Exploration refers to the gathering of information about the environment42, although the same term is also used to indicate the reaction to unfamiliar objects and places17. When applied to spatial exploration, a common problem faced by behavioural ecologists is to distinguish between the general locomotor activity and the gathering of environmental information (e.g.43,44,45). While the distinction is particularly sensitive for species that might use vision as a primary source of information, for taxa that rely predominantly on olfaction and touch to explore their environment/space, inter-individual variation in activity and spatial exploration are generally considered functionally integrated (e.g.43,46). Here, we define exploration as the gathering of information about the environment (e.g.42) and refer to spatial exploration as consistent individual differences in exploratory behaviour in the context of space and in connection to movement (e.g.43,46), and use the term “general activity” for locomotion. Exploration presents a heritable component (e.g.47,48,49,50,51), affects survival (e.g.28) and reproductive success (e.g.52,53,54), indicating that inter-individual variation in exploration could create targets of selection43, and that it is likely to be an ecologically relevant personality trait. Furthermore, inter-individual variation in spatial exploration predicts dispersal tendency and space use in a diverse range of taxa (e.g.9,55,56,57,58,59,60,61), shares a genetic underpinning with dispersal, at least in some species (e.g.50), and is also suggested to facilitate the range expansion and invasive spread into new habitats (e.g.43,62).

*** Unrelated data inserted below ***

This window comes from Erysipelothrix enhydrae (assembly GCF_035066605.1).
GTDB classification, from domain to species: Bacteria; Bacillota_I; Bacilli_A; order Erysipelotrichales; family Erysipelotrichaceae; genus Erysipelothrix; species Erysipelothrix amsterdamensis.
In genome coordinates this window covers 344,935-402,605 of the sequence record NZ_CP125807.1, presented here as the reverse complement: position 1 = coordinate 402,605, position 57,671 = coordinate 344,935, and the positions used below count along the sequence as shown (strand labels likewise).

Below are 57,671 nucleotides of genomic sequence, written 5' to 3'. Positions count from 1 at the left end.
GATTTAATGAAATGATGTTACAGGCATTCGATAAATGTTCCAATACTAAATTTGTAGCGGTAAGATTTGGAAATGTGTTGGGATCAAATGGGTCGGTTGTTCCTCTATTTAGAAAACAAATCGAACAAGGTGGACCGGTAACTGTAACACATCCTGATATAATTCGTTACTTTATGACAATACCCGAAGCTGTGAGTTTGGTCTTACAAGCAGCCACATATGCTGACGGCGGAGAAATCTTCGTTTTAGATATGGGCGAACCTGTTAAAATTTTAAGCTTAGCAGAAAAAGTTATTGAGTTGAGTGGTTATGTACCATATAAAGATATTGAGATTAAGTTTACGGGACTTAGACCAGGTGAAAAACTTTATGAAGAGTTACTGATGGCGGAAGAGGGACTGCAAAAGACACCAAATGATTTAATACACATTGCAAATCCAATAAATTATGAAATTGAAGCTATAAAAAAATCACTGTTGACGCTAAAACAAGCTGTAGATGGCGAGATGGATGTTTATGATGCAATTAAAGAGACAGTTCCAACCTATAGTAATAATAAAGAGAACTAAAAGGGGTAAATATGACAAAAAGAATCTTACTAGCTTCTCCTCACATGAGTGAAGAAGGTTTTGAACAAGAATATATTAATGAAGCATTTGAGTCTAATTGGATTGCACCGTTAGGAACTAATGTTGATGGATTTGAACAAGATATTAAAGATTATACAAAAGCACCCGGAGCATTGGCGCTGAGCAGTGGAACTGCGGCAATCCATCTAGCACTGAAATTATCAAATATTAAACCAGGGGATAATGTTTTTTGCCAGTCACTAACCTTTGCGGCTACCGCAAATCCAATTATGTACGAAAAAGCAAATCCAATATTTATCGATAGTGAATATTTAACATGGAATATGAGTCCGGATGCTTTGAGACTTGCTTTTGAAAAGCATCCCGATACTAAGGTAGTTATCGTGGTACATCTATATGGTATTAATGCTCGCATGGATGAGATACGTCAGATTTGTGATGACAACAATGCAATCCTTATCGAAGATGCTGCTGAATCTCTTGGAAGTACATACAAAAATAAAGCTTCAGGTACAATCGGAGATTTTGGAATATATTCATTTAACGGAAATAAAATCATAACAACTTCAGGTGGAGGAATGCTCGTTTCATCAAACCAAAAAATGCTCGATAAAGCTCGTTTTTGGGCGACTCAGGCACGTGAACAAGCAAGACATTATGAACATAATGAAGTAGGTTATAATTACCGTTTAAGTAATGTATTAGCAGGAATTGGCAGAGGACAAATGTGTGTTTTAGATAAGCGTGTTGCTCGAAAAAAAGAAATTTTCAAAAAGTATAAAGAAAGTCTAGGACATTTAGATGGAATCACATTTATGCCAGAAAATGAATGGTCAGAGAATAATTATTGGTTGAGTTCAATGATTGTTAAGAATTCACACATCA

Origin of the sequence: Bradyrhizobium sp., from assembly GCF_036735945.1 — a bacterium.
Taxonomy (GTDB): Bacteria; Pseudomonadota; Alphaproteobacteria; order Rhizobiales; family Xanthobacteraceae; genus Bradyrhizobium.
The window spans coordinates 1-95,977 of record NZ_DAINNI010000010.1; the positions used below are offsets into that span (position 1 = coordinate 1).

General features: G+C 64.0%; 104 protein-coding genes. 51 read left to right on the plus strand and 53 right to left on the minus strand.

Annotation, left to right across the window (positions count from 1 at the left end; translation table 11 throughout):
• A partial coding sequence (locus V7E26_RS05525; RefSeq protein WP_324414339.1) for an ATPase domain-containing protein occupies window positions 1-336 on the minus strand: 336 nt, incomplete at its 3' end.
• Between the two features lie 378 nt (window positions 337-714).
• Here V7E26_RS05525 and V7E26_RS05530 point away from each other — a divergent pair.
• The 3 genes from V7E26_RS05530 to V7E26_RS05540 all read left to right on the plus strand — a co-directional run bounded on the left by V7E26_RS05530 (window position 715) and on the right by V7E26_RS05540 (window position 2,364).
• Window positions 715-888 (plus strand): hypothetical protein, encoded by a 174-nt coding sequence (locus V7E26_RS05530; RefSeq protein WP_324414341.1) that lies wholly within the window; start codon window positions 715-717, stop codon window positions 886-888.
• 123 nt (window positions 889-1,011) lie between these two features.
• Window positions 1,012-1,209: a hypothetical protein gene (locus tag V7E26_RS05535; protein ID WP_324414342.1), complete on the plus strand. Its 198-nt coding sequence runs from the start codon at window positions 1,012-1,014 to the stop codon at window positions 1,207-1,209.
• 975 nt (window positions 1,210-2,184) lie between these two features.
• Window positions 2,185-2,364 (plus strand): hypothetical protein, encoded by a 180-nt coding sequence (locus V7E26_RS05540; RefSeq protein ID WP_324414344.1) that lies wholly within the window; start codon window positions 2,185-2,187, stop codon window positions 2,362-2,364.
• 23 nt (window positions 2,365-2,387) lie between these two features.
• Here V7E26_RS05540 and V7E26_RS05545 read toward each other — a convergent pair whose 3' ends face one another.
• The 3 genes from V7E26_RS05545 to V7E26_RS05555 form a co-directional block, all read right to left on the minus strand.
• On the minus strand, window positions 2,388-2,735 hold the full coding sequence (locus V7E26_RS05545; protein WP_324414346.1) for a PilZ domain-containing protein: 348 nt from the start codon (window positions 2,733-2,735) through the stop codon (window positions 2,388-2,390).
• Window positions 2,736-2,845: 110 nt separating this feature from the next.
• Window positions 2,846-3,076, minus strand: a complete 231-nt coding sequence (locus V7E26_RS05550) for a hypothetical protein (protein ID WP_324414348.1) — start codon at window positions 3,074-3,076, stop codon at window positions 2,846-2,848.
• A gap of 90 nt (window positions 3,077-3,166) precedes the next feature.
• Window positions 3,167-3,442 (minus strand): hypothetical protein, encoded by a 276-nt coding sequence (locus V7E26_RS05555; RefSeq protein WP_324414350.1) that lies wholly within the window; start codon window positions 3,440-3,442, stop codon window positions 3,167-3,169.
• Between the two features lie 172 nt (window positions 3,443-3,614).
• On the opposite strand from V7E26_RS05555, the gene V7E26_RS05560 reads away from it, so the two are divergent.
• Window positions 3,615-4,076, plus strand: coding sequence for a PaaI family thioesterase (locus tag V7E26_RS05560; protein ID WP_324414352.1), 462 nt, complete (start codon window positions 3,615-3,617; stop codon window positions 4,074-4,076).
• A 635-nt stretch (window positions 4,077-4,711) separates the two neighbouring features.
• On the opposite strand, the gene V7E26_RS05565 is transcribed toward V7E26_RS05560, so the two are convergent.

Investigating the differences in boldness and spatial exploration between rural and urban populations might therefore help to illuminate the determinants of successful adaptation to urban colonisation, as well as reasons why most animals fail to adapt to rapidly changing environmental conditions. In the past few years, studies investigating behavioural adaptations to urban environments have flourished, focusing particularly on avian species (e.g.22,63,64,65).